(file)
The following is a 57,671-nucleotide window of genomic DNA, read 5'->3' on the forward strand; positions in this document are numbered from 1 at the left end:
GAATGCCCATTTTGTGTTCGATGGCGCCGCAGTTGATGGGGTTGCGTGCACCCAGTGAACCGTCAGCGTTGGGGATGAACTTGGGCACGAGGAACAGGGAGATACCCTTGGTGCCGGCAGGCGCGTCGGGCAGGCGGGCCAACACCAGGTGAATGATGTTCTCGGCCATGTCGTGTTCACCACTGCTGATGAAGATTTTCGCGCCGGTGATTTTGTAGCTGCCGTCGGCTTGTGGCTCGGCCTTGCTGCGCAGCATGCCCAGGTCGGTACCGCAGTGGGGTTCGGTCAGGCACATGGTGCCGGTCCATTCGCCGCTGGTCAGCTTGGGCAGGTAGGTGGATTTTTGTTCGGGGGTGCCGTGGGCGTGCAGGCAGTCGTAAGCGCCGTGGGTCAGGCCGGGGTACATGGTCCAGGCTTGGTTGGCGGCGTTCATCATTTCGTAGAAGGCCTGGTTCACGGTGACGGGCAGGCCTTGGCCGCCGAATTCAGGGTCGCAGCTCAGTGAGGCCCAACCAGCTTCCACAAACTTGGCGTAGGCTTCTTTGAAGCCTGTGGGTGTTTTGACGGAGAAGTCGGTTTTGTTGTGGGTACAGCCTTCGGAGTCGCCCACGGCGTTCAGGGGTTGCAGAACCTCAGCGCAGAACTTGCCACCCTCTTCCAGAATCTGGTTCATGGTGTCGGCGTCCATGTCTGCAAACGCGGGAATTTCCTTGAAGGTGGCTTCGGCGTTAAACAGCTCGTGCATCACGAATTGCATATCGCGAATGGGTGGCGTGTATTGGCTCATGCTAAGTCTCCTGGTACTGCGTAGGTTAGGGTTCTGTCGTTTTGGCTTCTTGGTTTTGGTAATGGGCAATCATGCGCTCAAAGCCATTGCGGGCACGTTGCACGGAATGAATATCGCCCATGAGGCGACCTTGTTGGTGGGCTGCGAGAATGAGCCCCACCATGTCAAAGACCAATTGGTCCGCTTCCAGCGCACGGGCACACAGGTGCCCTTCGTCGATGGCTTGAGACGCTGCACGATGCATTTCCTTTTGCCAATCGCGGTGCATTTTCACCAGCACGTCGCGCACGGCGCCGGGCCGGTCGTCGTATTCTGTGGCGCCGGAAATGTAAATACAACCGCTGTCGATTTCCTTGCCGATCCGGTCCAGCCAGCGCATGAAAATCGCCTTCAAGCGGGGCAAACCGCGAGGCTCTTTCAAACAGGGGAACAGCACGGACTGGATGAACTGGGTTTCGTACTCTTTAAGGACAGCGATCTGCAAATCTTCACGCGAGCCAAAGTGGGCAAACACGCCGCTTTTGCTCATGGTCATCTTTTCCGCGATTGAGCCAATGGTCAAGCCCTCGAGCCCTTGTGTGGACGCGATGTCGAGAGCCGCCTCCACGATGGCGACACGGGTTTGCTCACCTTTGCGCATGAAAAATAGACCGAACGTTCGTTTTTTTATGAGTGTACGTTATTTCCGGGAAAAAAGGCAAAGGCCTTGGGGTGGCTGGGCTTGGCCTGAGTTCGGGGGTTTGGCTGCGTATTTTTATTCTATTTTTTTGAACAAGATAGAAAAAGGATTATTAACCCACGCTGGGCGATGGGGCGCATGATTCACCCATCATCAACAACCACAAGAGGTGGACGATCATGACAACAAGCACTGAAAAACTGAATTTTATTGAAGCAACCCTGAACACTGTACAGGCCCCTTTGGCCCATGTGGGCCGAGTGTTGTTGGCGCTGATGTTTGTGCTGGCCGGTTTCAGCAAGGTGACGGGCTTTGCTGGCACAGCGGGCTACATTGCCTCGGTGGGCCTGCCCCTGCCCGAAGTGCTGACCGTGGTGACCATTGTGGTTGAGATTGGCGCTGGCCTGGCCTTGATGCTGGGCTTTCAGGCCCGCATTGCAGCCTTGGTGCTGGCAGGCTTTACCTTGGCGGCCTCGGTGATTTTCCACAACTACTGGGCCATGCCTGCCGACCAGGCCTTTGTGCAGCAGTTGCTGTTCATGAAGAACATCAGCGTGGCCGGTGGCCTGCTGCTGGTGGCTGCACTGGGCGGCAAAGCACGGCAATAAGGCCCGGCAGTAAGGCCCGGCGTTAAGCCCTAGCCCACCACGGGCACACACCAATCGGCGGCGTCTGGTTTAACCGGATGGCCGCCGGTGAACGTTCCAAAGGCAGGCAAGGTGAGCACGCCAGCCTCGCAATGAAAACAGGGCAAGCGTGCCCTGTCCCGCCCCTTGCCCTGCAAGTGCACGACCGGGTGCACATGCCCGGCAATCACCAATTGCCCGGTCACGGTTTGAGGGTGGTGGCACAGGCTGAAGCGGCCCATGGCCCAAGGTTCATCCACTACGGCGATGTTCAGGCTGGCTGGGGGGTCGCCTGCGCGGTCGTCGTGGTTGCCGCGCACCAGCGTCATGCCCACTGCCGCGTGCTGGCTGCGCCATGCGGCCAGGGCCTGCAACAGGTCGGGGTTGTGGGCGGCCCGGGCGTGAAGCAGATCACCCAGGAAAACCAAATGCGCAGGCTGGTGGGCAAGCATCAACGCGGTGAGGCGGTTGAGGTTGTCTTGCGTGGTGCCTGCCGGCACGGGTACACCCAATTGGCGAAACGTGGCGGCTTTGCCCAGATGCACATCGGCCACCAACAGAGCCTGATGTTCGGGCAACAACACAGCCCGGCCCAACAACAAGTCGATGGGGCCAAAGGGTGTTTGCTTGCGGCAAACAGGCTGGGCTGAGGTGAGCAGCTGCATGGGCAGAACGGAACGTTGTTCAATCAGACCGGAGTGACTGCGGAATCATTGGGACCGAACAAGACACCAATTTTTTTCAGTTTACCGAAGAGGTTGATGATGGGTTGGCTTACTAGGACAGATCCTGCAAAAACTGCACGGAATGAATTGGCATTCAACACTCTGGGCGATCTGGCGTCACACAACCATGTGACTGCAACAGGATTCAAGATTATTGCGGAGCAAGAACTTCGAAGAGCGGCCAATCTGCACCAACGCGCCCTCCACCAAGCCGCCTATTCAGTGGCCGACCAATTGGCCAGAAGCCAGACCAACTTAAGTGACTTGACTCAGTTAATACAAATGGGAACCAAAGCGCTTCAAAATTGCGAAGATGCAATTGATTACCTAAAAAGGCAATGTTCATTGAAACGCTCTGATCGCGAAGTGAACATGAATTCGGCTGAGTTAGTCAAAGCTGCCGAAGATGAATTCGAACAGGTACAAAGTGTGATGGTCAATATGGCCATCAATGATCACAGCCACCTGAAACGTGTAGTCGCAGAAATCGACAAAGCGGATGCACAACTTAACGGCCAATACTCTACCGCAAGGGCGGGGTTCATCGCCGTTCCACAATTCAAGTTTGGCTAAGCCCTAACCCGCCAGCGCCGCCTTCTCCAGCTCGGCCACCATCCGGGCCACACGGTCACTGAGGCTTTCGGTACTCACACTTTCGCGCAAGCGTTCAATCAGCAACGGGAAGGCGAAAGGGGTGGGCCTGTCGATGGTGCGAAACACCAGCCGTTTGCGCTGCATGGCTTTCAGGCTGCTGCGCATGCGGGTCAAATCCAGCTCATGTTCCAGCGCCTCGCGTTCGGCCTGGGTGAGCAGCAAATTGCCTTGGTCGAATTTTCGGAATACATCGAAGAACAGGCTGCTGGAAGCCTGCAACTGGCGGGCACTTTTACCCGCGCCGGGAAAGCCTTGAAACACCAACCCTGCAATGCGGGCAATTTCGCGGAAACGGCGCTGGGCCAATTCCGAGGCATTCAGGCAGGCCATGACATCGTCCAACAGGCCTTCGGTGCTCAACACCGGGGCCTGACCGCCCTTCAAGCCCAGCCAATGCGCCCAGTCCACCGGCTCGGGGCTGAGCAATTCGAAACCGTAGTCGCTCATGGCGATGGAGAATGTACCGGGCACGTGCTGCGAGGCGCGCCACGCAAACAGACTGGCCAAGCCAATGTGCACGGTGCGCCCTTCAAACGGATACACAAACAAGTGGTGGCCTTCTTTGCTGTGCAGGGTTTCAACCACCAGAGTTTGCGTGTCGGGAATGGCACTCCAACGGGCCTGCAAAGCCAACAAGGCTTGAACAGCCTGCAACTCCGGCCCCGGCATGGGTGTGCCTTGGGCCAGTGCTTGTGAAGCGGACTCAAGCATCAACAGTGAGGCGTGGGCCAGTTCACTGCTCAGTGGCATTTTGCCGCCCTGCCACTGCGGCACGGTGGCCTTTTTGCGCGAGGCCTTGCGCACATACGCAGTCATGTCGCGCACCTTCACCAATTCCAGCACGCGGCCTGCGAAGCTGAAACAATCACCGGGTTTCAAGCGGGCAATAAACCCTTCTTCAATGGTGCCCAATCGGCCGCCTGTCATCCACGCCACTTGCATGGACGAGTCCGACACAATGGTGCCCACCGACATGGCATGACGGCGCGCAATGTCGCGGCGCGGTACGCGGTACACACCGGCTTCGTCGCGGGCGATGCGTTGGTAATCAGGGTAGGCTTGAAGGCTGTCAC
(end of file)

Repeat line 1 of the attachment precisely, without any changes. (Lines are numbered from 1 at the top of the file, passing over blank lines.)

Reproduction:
The following is a 57,671-nucleotide window of genomic DNA, read 5'->3' on the forward strand; positions in this document are numbered from 1 at the left end: